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THE

EDINBURGH REVIEW,

JANUARY, 1854.

No. CCI.

Art. I.-1. Memorials and Correspondence of Charles James

For. Edited by LORD John Russell. 2 vols. 8vo. Lon

don : 1853. 2. Memoirs of the Court and Cabinets of George the Third, from

original Family Documents. By the DUKE OF BUCKINGHAM AND CHANDOS, K.G. 2 vols. 8vo. Second edition, revised. London : 1853. Tuese two publications throw so much light on the political

history of England during the latter part of the last century, that, although they are both unfinished, we think it right to give our readers an account of their contents, without waiting for their completion.

The late Lord Holland, having abandoned his original design of writing the life of his uncle, Mr. Fox, made a full compilation of authentic materials for his biography, partly consisting of letters and other documents, partly of records of the recollections of his surviving friends. Lord Holland, unhappily, left this compilation unfinished at his death ; but it afterwards passed into the hands of his confidential friend, Mr. Allen, who was in every way qualified to complete the work which had been thus begun. Mr. Allen appears to have brought the materials into a state fitted for publication — but the MS. was not sent to the press, and it passed into the possession of Lord John Russell by the bequest of the late Lady Holland. Lord John has now given it to the world in the state in which it was.

VOL. XCIX. NO. CCI.

left by Lord Holland and Mr. Allen, but with the addition of some ably-written and judicious comments of his own. As the work consists of a substratum of original materials, illustrated by the independent annotations of three commentators, which are distinguished by certain typographical marks, it presents (as Lord John observes) "a disjointed and irregular appearance. It has the form of a collection of Fox manuscripts, with variorum notes. Nevertheless it contains so much authentic information, accompanied with criticism so intelligent and so candid, that no Englishman who desires to understand the history of his country between the years 1768 and 1792, can fail to read it with advantage and pleasure. Lord John, indeed, says of the work which he edits, that its greatest value will be found in the • letters of Mr. Fox to Lord Holland, written between 1790 and • 1805. These letters are more literary than political, and show how keen was Mr. Fox's enjoyment of poetry, especially Greek

and Italian.' Of the series of letters thus described only a few appear in these volumes ; but we think that Lord John scarcely does justice to the value of the documents and papers which he has already published; for many of them are highly important, and the period to which they relate comprises the most active and prominent portion of Fox's political life. *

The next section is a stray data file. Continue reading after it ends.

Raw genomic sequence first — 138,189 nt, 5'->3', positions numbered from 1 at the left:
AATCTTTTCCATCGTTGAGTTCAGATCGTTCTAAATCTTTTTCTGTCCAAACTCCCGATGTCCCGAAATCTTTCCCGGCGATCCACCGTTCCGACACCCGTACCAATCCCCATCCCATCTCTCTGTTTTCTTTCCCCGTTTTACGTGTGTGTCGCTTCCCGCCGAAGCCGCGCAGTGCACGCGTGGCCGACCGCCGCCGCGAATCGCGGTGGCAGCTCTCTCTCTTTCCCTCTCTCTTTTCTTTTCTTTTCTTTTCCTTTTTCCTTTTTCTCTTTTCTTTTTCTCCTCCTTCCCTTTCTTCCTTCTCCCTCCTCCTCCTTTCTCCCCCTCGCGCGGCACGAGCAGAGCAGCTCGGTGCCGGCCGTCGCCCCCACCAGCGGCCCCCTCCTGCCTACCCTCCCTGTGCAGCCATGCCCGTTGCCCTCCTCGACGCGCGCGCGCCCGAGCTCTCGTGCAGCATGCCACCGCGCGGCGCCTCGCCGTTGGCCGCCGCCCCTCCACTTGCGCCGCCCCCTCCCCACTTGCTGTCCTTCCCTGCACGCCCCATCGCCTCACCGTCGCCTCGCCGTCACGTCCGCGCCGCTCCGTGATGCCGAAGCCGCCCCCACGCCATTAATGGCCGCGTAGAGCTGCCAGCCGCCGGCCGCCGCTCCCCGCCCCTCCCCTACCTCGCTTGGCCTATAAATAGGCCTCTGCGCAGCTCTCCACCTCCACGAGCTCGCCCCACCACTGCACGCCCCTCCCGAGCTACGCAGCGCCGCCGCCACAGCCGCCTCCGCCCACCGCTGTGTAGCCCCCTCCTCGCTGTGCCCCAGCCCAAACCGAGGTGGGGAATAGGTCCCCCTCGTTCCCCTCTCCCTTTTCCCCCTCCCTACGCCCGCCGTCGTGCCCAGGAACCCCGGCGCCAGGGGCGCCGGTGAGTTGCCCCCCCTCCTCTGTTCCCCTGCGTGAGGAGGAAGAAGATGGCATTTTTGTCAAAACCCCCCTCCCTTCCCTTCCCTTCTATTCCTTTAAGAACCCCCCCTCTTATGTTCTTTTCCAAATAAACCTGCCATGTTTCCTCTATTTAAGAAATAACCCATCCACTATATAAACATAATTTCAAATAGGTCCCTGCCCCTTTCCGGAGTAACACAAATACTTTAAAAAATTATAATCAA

The materials for the publication to which the name of the Duke of Buckingham is attached, are family papers which have been preserved at Stowe. There are some interesting letters written by Mr. Thomas Grenville when employed in diplomatic service on the Continent; but by far the most valuable portion of the work consists of the letters of Mr. William Grenville (afterwards Lord Grenville) to his elder brother, the Marquis of Buckingham. These letters were evidently written in the strictest confidence, without premeditation, and with no idea that they would ever be given to the public. For this reason they cannot fairly be compared with official or semi-official letters, which are composed in a guarded and reserved style. But, on account of their familiar and unstudied character, they afford the stronger evidence of the sagacity, judgment, and undeviating good temper of their distinguished author. The task of editing the valuable materials which he had extracted from his family archives, has been committed by the Duke of

Duke of materials Potion of Fox relate coom are hi capers whic,

* There exist two biographical accounts of Mr. Fox. One is intitled Memoirs of the Public Life of the late Right Honourable *C. J. Fox,' by R. Fell, in 2 vols. 8vo. 1808. The other is Memoirs

of the latter Years of the Right Honourable C. J. Fox,' by J. B. Trotter, Esq., late Private Secretary to Mr. Fox. 1 vol. 8vo. 1811. Neither work is at all satisfactory.

Buckingham to some person whose ignorance of the events and persons of the period, and whose consequent incapacity for the work, almost exceed belief. Most of the errors of this scandalously incompetent editor have been already pointed out by a contemporary * ; but are nevertheless, with a few exceptions, faithfully reproduced in the new edition.f Before the con

* Thus the strange blunder that the Marquis of Rockingham was succeeded in his title by his nephew, the Earl Fitzwilliam,' stands uncorrected in vol. i. p. 48. of the new and revised edition. Seeing tbat the present Earl Fitzwilliam is the son and immediate successor of the Earl Fitzwilliam who is supposed to have inherited the title of Rockingham, it might have occurred to the Editor to doubt the accuracy of his statement.

† Even after the rich harvest of blunders gathered in by the Quarterly Reviewer, a few still remain to be gleaned. Thus in vol. i. p. 185., Lord Grenville, in giving a rumoured list of the Coalition Cabinet, says, 'Lord Keppel to return. Query, whether he is by this means to be in the cabinet with Twitcher? I think he should appoint St. Hugh a Junior Lord.' By Twitcher is meant Lord Sandwich, who was supposed to have instigated the court-martial against Lord Keppel. St. Hugh is evidently a misprint for Sir Hugh; that is, Sir Hugh Palliser, whose bitter feud with Lord Keppel is well known. At the end of the letter, the quotation • amicitiæ sempiternæ, inimicitiæ placabiles,' is used sarcastically in reference to Fox, who had cited the sentence in the House of Commons as a justification of the Coalition (17. Feb. 1783).

In vol. i. p. 372., the following passage occurs in one of Lord Grenville's letters:— We are a little uneasy on account of Tippoo, • who had made peace with the Mahrattas, and was collecting his * forces with a view of attacking the Nizam, or the Rajah of Gravan

core, whom we must protect, or the Camatre itself.' For Gravancore read Travancore, and for Camatre read Carnatic.

Again in p. 416. "You have never sent me any answer about the Cranbourne chair proposal, by which means that business is de• layed ;' where for chair read chase.

In vol. ii. p. 52., Wm. Gerard Hamilton is, by the interposition of a comma, divided into two persons, Gerard and Hamilton.